The Sons of Katie Elder

The Sons of Katie Elder
"First, we reunite, then find Ma and Pa's killer...then read some reviews."

Thursday, June 10, 2010

Operation Crossbow

Most of the war movies I watch are depictions of front-line action or at least the generals/headquarters making the decisions that affect the front-line soldiers.  But what about the Intelligence agencies doing their damnedest to help the war effort through espionage, gaining information and sabotage behind enemy lines.  So goes 1965's Operation Crossbow, a British-Italian production telling the true story of British efforts to slow down Germany's rocket/technological advances as WWII reaches its middle years.

As much as WWII was about one Allied soldier facing one Axis soldier, there was a race at home to be the first country to develop the atom bomb.  On less destructive levels, both sides tried to create weapons technology that could cause more death and destruction than the average grenade or artillery shell.  Obviously, these advances were kept as top secret as possible, but that doesn't mean each side wasn't trying to one-up their enemy by playing a little defense courtesy of the Intelligence community doing a little sabotage.

It's midway through 1943, and the Germans have developed a new flying bomb that they plan to unleash on London and other English cities.  The Allies are aware of the new development, and do their best to slow down the advances by consistently bombing German work sites where they believe the bombs to be built and launched.  But as dangerous as the bombs are, the Germans have a new weapon in the late stages of development; the V-2 rocket, that could drastically change the course of the war, including the D-Day invasion.  Facing such a huge game changer, Allied Intelligence is forced to use a desperate plan; send Allied agents into Germany disguised as engineers who will help develop the rockets.

You might have noticed there's not a single actor/actress listed in the plot description.  Basically, it would have taken too long to include them and make that paragraph a behemoth to read.  Like other big budget war movies, 'Crossbow' utilizes an ensemble cast with talent from all over the world taking part.  And in terms of story, the ensemble works better because the plot is very episodic.  The first 30 minutes is almost exclusively from the German perspective, the next 30 the Allied Intelligence, and the last hour mostly with the agents working deep undercover.  Each of these segments could have been expanded for their own movie, but together they work to form a coherent storyline.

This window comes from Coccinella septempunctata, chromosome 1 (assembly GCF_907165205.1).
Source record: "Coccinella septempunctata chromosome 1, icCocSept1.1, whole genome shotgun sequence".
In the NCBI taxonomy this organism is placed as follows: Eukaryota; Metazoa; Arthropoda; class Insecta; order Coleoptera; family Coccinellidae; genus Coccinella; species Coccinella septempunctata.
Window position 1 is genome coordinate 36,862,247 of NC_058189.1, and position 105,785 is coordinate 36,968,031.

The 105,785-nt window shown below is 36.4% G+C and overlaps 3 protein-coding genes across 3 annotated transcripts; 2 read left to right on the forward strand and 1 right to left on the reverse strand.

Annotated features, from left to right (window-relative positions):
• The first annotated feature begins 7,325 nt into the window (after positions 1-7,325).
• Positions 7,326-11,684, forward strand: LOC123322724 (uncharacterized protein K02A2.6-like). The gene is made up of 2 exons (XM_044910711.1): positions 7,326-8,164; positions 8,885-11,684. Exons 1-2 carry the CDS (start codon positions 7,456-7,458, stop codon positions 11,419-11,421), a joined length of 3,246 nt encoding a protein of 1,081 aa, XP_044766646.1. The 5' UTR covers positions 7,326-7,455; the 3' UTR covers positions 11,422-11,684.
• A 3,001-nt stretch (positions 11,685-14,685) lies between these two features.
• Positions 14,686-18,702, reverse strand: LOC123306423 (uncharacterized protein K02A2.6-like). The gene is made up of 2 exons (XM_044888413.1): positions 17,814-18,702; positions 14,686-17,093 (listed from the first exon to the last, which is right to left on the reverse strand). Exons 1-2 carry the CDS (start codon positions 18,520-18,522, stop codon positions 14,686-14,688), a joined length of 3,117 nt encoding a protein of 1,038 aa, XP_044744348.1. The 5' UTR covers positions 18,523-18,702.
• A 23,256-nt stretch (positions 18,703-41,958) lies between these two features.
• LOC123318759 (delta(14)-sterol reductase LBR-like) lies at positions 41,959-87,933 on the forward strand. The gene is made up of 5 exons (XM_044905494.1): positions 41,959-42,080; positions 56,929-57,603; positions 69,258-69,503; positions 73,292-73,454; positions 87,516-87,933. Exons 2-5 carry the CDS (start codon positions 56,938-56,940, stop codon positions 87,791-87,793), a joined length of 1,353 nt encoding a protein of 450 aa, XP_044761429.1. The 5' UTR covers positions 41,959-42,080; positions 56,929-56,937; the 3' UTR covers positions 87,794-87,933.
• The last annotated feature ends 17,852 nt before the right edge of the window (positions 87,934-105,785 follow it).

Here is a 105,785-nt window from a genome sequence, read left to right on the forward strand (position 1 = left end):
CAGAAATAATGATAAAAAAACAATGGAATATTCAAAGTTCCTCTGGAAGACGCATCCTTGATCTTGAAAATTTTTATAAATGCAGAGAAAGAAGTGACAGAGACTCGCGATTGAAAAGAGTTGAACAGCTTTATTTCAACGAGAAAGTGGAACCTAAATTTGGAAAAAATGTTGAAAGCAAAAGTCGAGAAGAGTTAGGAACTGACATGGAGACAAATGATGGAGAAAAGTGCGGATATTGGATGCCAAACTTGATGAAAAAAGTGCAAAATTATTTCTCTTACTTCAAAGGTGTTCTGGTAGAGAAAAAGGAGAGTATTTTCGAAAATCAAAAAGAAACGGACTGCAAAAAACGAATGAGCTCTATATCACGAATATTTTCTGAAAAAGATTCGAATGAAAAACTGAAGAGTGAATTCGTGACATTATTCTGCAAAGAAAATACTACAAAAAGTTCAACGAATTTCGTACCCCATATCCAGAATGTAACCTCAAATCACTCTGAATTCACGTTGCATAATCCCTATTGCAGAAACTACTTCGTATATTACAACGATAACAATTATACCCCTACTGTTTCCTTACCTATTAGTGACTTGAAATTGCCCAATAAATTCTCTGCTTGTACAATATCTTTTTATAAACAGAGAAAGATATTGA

The cast listing is an odd one because producer Carlo Ponti listed his wife Sophia Loren as the lead when really she makes a 20-minute or so appearance and is an add-on more than anything else.  That's not being critical of Loren because she's a fine actress, but big picture her part isn't essential to the movie.  Starring as Germans the ensemble includes Paul Henreid and Helmut Dantine as two high-ranking German generals, Barbara Rutting as German aviator Hannah Reitsch, and Anthony Quayle as Bamford, a secret agent/spy.  Allied Intelligence includes Richard Johnson, Trevor Howard, John Mills and Richard Todd as the men trying to halt the German advances.  The agents sent into Germany include George Peppard, Jeremy Kemp and Tom Courtenay, all posing as deceased scientists so they can access the German rocket plants with Lilli Palmer playing a resistance contact.

The whole movie is a good example of a solid WWII ensemble, but the best and most interesting/exciting part is when the story follows these three agents.  They are all forced to become someone else, knowing if they are caught they will be summarily shot on site.  Even getting to that point is difficult as Peppard's Lt. Curtis finds out when the scientist he is posing as is visited by his wife (Loren).  Courtenay's Henshaw is dealt a cruel twist of fate and must decide how much he is willing to sacrifice.  Kemp's Bradley is dropped into Germany as a last-minute resort with little knowledge of the man he's impersonating.  Their scenes as they try to dupe the Germans are tense and difficult to watch, those scenes where you get butterflies hoping everything doesn't hit the fan.

Crossbow's story covers a lot of ground -- almost a year and a half -- but never feels like we're being let out.  Supposedly a much longer finished product was turned in by director Michael Anderson only to have it cut heavily to the movie we see now which clocks in at just under two hours.  You can see where certain segments were cut, especially the German segment to open the movie, and other odd instances like Peppard gaining a bandage on his forehead, but we never see why.  But these are little things, not big disturbances that could ruin the movie.

While the V-2 rocket was actually used by Germany in WWII -- over 3,000 were fired at England -- the movie does have to have some sort of resolution if not necessarily a happy ending.  The finale is a whopper as Peppard and Kemp desperately try to pinpoint their underground location to a passing bomber force.  The huge underground facilities sets look like something out of a James Bond movie and provide quite an ending to a strong story.  Not as well know as some of its 1960s WWII counterparts, but definitely worth a watch or two.

Operation Crossbow <----trailer (1965): ***/**** 

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